Gross Domestic Product of Thailand. GDP growth rates. Income Disparity between the Provinces.
Updated June 2017 with latest available data available from NESDB (National Economic and Social Development Board) of Thailand
NESDB* : National Economic and Social Development Board of Thailand.
Chart not inflation corrected.
GNP in Thailand stood at 212,862 Thai Baht for 2016 (can still be adjusted a bit in the coming year).
Below, the data as available by the World Bank. PPP (purchasing power parity) method is used here, which makes for quite a difference. GNP per Capita of 203,356 Thai Baht in 2015 corresponds to GNI per Capita of 15,520 U.S. Dollar with PPP data by the World Bank. Simply put, a U.S. Dollar gets you much further when buying or producing goods in Thailand than in the U.S.
Thailand GNI per Capita, as provided by World Bank, April 2017.
The World Bank sets the GDP per capita (PPP method) at 15,520 US Dollars for 2015.
When comparing with the GDP - PPP (purchasing power parity) method from the World Bank, the difference with the real data in Thai Baht by NESDB is huge.
GDP Growth in Thailand from 1980 till 2016.
Thailand Gross Domestic Product has been growing substantially over the last few decades . Between 1960 and the Asian crisis of 1997, GDP annual growth oscillated between 5 and around 10 percent per year.
From 1988 to 1990 there was growth substantially higher than 10 %.
The Asian economic crisis of 1997 caused a first (and substantial) drop into negative territory. Afterwards growth overall seems to trend around 5 % per year. A second dip into negative territory occurred with the global crisis of 2008-2009 with negative growth of -0.7 % in Thailand in 2009. Growth in 2010 was measured at 7.5 %, this despite significant policital disturbances.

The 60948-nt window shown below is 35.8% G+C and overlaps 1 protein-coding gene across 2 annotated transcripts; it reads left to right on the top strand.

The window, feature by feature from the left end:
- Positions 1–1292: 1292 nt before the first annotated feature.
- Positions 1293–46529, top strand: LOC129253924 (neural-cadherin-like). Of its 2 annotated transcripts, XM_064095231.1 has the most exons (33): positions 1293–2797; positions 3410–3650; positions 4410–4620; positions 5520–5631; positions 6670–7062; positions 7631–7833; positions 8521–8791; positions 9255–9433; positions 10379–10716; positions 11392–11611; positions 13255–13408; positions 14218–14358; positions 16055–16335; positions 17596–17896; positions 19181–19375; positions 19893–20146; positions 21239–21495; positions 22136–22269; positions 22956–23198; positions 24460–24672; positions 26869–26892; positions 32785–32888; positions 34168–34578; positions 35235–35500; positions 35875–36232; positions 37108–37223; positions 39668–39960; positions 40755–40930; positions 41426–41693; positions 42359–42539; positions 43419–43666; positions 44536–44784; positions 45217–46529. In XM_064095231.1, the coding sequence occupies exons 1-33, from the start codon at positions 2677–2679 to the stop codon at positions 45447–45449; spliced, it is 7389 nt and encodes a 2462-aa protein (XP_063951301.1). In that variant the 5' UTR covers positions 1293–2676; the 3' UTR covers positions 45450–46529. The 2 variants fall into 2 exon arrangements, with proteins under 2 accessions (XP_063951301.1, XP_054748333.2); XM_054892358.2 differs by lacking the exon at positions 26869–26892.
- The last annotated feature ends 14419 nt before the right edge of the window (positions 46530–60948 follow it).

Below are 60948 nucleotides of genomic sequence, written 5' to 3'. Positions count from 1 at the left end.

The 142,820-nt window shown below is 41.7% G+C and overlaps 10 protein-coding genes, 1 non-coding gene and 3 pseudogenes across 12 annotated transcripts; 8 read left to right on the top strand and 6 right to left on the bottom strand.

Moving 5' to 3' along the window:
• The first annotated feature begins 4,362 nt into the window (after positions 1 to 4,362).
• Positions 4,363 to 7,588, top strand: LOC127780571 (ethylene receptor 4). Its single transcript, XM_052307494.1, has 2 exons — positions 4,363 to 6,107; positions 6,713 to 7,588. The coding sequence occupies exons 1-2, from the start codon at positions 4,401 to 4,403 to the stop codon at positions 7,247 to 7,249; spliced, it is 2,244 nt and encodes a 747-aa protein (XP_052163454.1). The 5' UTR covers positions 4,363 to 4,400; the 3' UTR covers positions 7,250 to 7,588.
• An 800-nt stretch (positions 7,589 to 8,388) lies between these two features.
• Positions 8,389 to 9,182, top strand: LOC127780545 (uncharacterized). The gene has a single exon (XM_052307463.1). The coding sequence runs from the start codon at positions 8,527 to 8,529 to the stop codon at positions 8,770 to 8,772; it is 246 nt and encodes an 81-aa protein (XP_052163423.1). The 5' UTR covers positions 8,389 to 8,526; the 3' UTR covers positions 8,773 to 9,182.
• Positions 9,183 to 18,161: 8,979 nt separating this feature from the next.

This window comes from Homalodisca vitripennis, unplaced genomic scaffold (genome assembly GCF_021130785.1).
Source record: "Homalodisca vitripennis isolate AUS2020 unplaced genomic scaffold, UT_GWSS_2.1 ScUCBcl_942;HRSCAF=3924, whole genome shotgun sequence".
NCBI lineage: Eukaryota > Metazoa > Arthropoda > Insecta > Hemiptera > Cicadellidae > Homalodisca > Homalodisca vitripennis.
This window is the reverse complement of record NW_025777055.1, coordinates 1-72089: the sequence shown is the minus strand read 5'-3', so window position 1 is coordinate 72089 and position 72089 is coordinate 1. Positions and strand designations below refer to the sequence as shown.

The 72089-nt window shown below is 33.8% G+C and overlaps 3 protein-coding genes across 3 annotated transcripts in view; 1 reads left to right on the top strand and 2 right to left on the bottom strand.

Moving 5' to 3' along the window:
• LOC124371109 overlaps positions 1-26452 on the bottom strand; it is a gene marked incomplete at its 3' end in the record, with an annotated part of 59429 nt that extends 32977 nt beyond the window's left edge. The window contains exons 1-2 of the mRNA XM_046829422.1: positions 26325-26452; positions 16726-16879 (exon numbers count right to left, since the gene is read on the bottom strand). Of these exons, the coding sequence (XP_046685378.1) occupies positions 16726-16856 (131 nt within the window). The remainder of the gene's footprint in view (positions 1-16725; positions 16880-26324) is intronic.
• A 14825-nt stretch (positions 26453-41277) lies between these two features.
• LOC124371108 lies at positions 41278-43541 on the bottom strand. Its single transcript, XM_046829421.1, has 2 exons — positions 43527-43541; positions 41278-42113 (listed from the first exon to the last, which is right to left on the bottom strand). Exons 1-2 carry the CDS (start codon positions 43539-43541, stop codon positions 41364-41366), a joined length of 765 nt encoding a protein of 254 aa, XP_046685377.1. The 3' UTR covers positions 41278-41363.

2011 showed minor growth overall of 0.8 %, caused by heavy flooding in North en Central Thailand at the end of that year. Strong rebound to 7.2 % the following year. Growth in the following years
2.7% (2013), 0.8 % (2014, major political crisis), 2.8 % (2015), 3.2 % (2016, provisory). Growth in 2017 is predicted between 3.0 and 3.5 %.
GDP Composition for Thailand by End Use.(*) : Investment 24.1 %, Inventories 1.4%.
(**) : Exports 65.4%, Imports 56.9%.
Household Consumption is the largest component of GDP. The downside is that the domestic debt is continually rising, now at 5,736 billion baht, around 90,000 baht per person, and much more per household. The price to pay for most people having a motorcycle and a mobile phone. As of the last few years, the government (not completely happy with private investment), has been initiating numerous infrastructure projects, mostly railway and public transport upgrades, but there are everlasting delays in the implementation.
As for the composition of GDP by origin : Agriculture 8.9 %, Industry 35.9 %, Services 55.3 %.
Data provided by CIA Factbook for 2014, shows 32.2 % of labor in agricultural sector, 16.7 % in industry, and 51.1 % in services. The number of people working in the agricultural sector has been decreasing steadily but slowly over the years.
ADD-On : GDP in the provinces of Thailand
Data for 2015 have recently become available (numbers below updated mid 2017).